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Topic: Launch

NASA halts Parker Solar Probe Launch, New Launch Date is Sunday, August 12th

 

NASA’s Goddard Space Flight Center

NASA - National Aeronautics and Space AdministrationGreenbelt, MD – The launch of a United Launch Alliance Delta IV Heavy rocket carrying the Parker Solar Probe spacecraft was scrubbed today due to a violation of a launch limit, resulting in a hold. There was not enough time remaining in the window to recycle.

The launch is planned for Sunday, August 12th, 2018 from Space Launch Complex-37 at Cape Canaveral Air Force Station. The forecast shows a 60 percent chance of favorable weather conditions for launch. The launch time is 2:31am CDT.

NASA scrubs Saturday morning launch of the Parker Solar Probe due to a glitch with the United Launch Alliance Delta IV Heavy Rocket. (NASA)

NASA scrubs Saturday morning launch of the Parker Solar Probe due to a glitch with the United Launch Alliance Delta IV Heavy Rocket. (NASA)

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NASA’s Parker Solar Probe launches tonight

 

Written by Miles Hatfield
NASA’s Goddard Space Flight Center

NASA - National Aeronautics and Space AdministrationGreenbelt, MD – At 2:33am CDT on August 11th, 2018 while most of the U.S. is asleep, NASA’s Kennedy Space Center in Florida will be abuzz with excitement. At that moment, NASA’s Parker Solar Probe, the agency’s historic mission to touch the Sun, will have its first opportunity to lift off.

Launching from Cape Canaveral Air Force Station in Florida, Parker Solar Probe will make its journey all the way to the Sun’s atmosphere, or corona — closer to the Sun than any spacecraft in history.

“Eight long years of hard work by countless engineers and scientists is finally paying off,” said Adam Szabo, the mission scientist for Parker Solar Probe at NASA’s Goddard Space Flight Center in Greenbelt, Maryland.

NASA's Parker Solar Probe will travel closer to the Sun than any spacecraft before it. (NASA/Johns Hopkins APL)

NASA’s Parker Solar Probe will travel closer to the Sun than any spacecraft before it. (NASA/Johns Hopkins APL)

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NASA to launch Orbital ATK’s Antares Rocket Sunday, October 16th

 

NASA’s Wallops Flight Facility

NASA - National Aeronautics and Space AdministrationChincoteague Island, VA – The NASA Wallops Flight Facility and Virginia’s Mid-Atlantic Regional Spaceport are set to support the launch of Orbital ATK’s Antares rocket at 7:03pm CDT, October 16th, 2016.

The NASA tracking station in Bermuda received minor damage from Hurricane Nicole when it passed over the island October 13th, 2016. Repairs to the station have been made and the team is currently readying to support the launch.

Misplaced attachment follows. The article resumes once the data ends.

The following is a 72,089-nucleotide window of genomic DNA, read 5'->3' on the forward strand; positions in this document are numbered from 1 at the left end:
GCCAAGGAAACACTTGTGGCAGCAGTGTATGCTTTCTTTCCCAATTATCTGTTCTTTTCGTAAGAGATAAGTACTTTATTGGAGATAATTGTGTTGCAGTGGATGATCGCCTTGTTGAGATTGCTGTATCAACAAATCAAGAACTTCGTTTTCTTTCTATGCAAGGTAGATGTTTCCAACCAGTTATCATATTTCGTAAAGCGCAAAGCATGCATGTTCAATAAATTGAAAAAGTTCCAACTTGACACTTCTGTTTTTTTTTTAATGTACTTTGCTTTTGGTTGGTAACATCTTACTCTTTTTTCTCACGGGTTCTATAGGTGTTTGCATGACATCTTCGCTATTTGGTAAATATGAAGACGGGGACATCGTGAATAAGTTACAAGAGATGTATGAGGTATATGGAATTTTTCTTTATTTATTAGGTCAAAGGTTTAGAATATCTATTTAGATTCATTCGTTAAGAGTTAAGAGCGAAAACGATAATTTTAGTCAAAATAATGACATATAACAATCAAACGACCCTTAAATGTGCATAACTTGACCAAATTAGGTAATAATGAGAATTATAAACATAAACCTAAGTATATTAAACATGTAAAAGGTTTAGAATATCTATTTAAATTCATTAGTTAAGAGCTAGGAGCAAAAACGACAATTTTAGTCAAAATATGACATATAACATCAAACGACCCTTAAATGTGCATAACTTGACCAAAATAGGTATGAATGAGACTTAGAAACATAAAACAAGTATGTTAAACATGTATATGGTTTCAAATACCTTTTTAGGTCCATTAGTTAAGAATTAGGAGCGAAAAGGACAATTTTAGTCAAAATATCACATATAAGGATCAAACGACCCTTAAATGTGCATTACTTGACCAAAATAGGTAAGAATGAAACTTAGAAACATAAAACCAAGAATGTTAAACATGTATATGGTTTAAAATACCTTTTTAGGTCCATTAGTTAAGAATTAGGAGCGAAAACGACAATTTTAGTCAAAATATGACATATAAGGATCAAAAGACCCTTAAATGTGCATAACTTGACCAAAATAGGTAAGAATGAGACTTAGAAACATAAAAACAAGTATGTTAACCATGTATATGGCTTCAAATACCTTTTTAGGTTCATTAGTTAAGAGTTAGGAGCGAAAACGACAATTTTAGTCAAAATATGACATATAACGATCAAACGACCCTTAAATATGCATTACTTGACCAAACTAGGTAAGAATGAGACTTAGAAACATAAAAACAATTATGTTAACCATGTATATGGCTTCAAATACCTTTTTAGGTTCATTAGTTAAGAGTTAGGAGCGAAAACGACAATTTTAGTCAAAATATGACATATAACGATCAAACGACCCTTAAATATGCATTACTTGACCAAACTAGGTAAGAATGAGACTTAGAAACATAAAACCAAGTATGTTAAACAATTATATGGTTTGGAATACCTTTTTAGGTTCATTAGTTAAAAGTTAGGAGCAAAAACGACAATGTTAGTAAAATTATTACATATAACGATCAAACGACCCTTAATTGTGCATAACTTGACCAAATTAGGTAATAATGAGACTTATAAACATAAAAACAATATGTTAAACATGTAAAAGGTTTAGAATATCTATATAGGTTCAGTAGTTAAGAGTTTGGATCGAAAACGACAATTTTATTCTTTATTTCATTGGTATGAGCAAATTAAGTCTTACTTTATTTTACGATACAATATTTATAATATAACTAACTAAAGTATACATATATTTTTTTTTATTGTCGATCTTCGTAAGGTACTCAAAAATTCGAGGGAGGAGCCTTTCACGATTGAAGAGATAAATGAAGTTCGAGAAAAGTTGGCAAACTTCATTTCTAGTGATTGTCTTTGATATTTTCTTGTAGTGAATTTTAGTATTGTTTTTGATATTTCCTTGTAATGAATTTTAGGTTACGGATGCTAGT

The Orbital ATK Antares rocket, with the Cygnus spacecraft aboard. (NASA/Bill Ingalls)

The Orbital ATK Antares rocket, with the Cygnus spacecraft aboard. (NASA/Bill Ingalls)

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NASA’s Orion Spacecraft set for December 4th Launch

 

NASA

NASA - National Aeronautics and Space AdministrationWashington, D.C. – The processing of Orion and its United Launch Alliance Delta IV Heavy rocket remains on course for a launch Thursday, December 4th, on the first flight test of the spacecraft design.

Working at Space Launch Complex 37 at Cape Canaveral Air Force Station, technicians and engineers head into Thanksgiving conducting a series of electrical and battery checks between the connections between the crew module, service module and Delta IV Heavy second stage.

NASA’s Orion spacecraft

NASA’s Orion spacecraft

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NASA’s NuSTAR Mission Launch Date Postponed

 

Written by Whitney Clavin
NASA’s Jet Propulsion Laboratory

NASA - National Aeronautics and Space AdministrationPasadena, CA – The planned launch of NASA’s Nuclear Spectroscopic Telescope Array (NuSTAR) mission has been postponed after a March 15th launch status meeting. The launch will be rescheduled to allow additional time to confirm the flight software used by the launch vehicle’s flight computer will issue commands to the rocket as intended.

The spacecraft will lift off on an Orbital Sciences Pegasus XL rocket, which will be released from an aircraft taking off from the Reagan Test Site on the Kwajalein Atoll in the Marshall Islands.

Artist's concept of NuSTAR on orbit. NuSTAR has a 10-m (30') mast that deploys after launch to separate the optics modules (right) from the detectors in the focal plane (left). (Image credit: NASA/JPL-Caltech)

Artist's concept of NuSTAR on orbit. NuSTAR has a 10-m (30') mast that deploys after launch to separate the optics modules (right) from the detectors in the focal plane (left). (Image credit: NASA/JPL-Caltech)

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